May is Mental Health Awareness Month.
If you are a parent of a teenager, then you most likely have heard of last year’s groundbreaking Netflix series, 13 Reasons Why. The general topics revolved around teen stress, anxiety, depression, and self-harm.
If you are a parent who would like to learn more, I highly recommend that you first read this article about the series, and then go back and watch Season 1 if you haven’t already done so.
Note: I routinely see parents and teens in my office and I believe that watching this series (both seasons) is a great way to get a conversation started about the increasing incidence of suicide and depression amongst teens. Having three children of my own, I certainly agree that sometimes it’s a challenge to know what’s going on with our kids, especially during their teenage years and this show can serve as a gateway to help you and them to begin talking openly about this subject.
Here are a few tips to help you:
I recommend previewing this first before your teen watches the series, if at all.
Previewing the episodes independently may give you some insight into the sometimes, dark landscape of their lives.
Previewing it first will also help you assess if this may be appropriate for your teen to see.
Note: I strongly recommend that pre-teens do not watch this series, and only teens who you as a parent determine are sufficiently mature and relatively emotionally stable enough to watch this series.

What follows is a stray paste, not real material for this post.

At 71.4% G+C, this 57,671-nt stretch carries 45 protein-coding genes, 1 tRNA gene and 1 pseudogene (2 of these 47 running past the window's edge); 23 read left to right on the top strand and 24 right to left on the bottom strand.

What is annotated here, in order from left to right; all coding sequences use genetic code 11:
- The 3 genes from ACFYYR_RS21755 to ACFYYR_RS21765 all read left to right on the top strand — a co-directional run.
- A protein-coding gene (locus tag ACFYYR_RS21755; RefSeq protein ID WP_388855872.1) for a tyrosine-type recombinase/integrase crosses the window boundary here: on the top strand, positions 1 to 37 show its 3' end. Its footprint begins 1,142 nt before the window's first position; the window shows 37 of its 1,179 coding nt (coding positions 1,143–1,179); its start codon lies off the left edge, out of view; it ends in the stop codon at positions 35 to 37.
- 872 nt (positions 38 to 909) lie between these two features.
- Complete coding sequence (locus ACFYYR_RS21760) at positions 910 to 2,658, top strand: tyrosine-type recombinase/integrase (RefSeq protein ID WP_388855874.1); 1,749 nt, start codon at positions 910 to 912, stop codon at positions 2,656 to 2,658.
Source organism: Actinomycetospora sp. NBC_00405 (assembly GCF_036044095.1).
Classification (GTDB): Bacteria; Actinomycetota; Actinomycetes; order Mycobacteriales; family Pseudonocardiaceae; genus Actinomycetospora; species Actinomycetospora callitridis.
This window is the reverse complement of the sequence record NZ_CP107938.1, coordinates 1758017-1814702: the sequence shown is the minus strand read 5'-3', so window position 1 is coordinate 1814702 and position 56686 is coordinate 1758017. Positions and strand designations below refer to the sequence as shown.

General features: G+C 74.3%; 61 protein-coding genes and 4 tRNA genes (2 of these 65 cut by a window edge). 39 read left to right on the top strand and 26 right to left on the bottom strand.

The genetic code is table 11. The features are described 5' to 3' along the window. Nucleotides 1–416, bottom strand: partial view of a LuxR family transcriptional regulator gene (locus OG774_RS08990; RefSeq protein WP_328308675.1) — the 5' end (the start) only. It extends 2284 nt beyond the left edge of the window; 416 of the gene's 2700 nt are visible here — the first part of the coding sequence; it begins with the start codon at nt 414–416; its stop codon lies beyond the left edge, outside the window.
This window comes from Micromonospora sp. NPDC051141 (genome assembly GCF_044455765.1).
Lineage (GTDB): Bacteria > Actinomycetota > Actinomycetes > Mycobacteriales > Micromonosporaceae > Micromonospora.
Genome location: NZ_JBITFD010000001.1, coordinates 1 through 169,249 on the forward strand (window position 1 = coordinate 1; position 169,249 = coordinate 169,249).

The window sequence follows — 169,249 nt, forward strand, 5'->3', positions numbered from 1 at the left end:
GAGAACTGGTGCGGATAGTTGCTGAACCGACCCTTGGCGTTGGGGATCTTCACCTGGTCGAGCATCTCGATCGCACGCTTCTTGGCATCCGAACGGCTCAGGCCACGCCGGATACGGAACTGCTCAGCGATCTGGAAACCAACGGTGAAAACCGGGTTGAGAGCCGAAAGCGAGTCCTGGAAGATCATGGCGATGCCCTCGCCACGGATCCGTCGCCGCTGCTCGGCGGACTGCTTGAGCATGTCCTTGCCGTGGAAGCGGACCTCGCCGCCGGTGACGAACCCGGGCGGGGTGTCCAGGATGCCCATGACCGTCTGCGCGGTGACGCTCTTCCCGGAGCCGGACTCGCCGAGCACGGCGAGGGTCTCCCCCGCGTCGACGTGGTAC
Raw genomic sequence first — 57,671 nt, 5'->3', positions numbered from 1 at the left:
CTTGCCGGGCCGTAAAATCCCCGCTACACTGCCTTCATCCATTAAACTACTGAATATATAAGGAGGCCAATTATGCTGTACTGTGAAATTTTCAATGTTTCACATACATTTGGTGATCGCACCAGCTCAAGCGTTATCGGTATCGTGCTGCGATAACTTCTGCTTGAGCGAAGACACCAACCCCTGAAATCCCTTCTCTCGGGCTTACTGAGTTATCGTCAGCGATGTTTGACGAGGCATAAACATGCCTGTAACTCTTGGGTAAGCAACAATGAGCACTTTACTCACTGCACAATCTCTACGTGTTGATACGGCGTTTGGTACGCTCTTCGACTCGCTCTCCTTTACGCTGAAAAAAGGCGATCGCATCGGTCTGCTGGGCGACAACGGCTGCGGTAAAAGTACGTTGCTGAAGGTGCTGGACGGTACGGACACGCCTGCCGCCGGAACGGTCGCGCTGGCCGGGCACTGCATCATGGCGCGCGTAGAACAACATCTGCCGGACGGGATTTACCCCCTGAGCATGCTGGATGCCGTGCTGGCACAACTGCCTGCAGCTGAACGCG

Netflix premieres Season 2 on Friday, May 18th and I was again approached this time by Her Campus to offer some thoughts on the second season of this powerful series, and to talk about how it relates to mental health during the teenage years.
If you have an immediate concern, please call National Suicide Prevention Center
The National Suicide Prevention Lifelines is a national network of local crisis centers that provides free and confidential emotional support to people in a suicidal crisis or emotional distress 24 hours a day, 7 days a week, 365 days of the year, including holidays. This hotline is a network of 163 crisis centers in 49 states.
In addition, you can chat online with a suicide hotline counselor.
I hope that you find these articles, and this series helpful. If you and your teen need support during a challenging time, please don’t hesitate to reach out to me. I would be more than happy to offer you a free 15-minute consultation to see how I may be of service to you.